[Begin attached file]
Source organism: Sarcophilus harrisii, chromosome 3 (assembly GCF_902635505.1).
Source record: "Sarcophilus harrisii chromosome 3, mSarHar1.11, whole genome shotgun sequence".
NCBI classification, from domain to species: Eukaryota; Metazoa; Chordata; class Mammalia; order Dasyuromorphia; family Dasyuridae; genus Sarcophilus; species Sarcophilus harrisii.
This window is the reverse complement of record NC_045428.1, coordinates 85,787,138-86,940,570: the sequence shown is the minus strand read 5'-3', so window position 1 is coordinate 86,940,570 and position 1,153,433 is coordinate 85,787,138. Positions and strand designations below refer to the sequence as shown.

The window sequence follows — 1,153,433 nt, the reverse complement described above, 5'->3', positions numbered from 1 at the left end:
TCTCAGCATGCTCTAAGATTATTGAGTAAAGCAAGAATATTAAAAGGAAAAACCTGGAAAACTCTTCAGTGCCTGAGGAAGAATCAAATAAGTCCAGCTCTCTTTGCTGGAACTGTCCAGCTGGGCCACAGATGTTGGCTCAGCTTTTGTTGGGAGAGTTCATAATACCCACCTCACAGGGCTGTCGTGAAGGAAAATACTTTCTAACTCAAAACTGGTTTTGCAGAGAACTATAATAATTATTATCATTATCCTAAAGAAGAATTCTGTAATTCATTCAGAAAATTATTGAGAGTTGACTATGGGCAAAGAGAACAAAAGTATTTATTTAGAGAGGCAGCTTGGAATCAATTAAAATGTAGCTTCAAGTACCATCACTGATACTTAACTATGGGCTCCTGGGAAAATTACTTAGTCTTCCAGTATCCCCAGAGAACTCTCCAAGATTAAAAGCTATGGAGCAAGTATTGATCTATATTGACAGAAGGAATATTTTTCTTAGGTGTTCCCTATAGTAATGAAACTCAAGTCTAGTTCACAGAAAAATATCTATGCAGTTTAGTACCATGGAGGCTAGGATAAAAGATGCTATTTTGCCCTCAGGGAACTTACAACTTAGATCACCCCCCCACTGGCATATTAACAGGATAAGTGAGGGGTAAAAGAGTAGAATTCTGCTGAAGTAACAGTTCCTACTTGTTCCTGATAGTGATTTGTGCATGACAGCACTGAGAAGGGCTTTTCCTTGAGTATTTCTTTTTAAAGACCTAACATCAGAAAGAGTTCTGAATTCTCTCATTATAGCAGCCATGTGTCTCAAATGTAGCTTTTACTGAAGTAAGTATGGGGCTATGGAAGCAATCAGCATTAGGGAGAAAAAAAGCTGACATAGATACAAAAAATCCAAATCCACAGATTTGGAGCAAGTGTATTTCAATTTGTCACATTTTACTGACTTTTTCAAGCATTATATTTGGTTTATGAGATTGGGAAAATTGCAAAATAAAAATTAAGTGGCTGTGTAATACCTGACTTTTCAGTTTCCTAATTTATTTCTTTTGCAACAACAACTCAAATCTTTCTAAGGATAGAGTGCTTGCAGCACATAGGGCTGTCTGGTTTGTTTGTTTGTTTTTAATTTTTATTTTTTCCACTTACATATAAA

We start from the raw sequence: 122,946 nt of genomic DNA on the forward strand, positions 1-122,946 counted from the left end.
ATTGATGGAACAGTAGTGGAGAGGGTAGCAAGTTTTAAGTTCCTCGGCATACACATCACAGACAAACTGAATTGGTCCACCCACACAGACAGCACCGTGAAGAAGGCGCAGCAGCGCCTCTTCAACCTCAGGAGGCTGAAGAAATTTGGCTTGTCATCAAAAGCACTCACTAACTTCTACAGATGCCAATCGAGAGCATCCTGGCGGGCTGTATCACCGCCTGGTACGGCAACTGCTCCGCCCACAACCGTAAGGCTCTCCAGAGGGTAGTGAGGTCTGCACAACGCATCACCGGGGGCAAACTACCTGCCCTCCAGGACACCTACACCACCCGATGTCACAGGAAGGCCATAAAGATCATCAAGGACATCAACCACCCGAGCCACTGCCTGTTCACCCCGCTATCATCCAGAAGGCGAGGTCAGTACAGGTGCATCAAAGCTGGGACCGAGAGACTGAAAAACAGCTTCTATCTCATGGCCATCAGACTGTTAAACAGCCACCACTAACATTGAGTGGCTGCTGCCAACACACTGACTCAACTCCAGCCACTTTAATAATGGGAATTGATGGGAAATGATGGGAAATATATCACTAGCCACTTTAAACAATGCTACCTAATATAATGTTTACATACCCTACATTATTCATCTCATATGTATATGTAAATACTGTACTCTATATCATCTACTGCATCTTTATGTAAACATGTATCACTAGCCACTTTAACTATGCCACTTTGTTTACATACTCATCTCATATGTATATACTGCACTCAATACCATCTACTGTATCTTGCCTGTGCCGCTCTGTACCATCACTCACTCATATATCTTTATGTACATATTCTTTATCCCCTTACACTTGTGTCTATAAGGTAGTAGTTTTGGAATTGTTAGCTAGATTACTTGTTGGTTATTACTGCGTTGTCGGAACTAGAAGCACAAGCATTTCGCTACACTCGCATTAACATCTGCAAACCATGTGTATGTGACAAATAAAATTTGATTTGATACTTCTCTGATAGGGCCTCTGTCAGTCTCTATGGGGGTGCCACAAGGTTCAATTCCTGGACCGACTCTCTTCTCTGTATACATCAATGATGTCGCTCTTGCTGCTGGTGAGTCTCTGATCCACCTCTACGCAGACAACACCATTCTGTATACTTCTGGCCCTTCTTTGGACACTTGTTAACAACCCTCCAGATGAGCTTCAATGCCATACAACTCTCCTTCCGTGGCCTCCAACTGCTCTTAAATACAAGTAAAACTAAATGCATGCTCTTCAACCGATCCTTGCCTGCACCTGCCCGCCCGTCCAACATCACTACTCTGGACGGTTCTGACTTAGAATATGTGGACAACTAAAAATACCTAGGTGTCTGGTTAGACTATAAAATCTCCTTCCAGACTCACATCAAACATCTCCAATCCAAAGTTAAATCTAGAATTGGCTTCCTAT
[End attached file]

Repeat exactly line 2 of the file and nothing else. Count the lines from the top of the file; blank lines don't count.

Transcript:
Source record: "Sarcophilus harrisii chromosome 3, mSarHar1.11, whole genome shotgun sequence".